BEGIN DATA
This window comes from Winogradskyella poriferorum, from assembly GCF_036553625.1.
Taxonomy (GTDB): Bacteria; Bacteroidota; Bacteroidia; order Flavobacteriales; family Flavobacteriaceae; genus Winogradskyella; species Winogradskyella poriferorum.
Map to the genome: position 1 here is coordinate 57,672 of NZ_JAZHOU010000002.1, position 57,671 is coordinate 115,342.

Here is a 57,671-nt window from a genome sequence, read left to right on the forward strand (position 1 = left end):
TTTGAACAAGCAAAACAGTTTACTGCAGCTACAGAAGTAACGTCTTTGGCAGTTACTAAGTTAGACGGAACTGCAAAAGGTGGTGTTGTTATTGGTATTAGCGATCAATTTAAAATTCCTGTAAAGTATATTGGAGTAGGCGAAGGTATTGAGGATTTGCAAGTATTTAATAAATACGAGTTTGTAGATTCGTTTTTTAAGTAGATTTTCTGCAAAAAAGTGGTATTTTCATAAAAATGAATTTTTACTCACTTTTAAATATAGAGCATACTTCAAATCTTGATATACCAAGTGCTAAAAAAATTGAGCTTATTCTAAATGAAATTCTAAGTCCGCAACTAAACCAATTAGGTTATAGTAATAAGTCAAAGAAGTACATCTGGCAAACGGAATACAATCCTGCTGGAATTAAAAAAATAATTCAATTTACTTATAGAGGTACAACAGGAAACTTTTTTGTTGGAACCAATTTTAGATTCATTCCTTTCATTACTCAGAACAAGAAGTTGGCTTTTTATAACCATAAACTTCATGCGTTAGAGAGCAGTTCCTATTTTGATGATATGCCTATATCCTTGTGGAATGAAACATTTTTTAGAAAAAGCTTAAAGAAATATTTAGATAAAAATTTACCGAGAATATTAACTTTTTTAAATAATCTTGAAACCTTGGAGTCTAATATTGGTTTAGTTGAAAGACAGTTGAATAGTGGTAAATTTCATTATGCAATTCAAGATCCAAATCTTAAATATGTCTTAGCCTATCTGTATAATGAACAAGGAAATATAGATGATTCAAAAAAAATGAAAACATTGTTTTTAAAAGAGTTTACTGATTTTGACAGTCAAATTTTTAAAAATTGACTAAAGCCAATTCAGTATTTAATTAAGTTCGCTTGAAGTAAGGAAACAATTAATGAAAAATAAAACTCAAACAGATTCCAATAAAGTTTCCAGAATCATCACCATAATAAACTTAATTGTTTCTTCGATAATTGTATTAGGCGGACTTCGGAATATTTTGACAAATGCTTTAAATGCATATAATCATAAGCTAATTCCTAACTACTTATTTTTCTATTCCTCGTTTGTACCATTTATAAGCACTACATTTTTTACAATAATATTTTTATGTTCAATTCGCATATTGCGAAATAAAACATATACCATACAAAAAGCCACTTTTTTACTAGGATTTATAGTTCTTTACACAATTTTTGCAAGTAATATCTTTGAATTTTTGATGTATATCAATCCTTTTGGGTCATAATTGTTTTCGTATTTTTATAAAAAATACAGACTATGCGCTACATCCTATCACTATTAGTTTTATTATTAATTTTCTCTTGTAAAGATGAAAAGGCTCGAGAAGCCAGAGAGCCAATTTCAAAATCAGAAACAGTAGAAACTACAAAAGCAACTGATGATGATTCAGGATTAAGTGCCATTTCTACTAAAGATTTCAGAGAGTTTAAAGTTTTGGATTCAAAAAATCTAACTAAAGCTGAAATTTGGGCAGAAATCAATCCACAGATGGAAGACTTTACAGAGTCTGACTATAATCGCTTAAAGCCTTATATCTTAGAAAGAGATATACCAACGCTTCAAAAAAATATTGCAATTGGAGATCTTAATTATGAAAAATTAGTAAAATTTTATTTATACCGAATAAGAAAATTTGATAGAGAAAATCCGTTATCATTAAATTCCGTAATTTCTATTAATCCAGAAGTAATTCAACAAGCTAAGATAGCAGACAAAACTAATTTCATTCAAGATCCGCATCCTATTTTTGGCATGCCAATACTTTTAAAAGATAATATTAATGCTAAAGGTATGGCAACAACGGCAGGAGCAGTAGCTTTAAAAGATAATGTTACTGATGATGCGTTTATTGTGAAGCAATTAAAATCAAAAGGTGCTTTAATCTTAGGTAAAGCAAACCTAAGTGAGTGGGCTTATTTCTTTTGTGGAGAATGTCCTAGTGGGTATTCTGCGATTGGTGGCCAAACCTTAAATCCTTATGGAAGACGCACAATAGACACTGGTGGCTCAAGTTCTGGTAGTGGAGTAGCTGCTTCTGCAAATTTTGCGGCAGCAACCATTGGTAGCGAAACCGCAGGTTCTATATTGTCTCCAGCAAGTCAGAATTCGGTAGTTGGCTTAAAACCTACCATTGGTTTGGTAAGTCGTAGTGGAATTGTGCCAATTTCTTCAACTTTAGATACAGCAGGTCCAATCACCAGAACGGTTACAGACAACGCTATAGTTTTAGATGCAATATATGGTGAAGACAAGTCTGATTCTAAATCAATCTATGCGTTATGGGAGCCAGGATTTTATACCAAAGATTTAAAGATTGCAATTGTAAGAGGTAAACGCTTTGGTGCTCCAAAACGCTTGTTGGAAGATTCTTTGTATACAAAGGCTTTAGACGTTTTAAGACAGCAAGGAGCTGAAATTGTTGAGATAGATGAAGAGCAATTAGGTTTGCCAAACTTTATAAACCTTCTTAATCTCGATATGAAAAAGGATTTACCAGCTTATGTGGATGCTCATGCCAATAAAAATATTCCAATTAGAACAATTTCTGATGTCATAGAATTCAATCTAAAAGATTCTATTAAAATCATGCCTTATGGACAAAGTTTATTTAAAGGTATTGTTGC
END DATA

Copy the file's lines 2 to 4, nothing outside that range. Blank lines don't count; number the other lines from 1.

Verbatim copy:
Taxonomy (GTDB): Bacteria; Bacteroidota; Bacteroidia; order Flavobacteriales; family Flavobacteriaceae; genus Winogradskyella; species Winogradskyella poriferorum.
Map to the genome: position 1 here is coordinate 57,672 of NZ_JAZHOU010000002.1, position 57,671 is coordinate 115,342.

Here is a 57,671-nt window from a genome sequence, read left to right on the forward strand (position 1 = left end):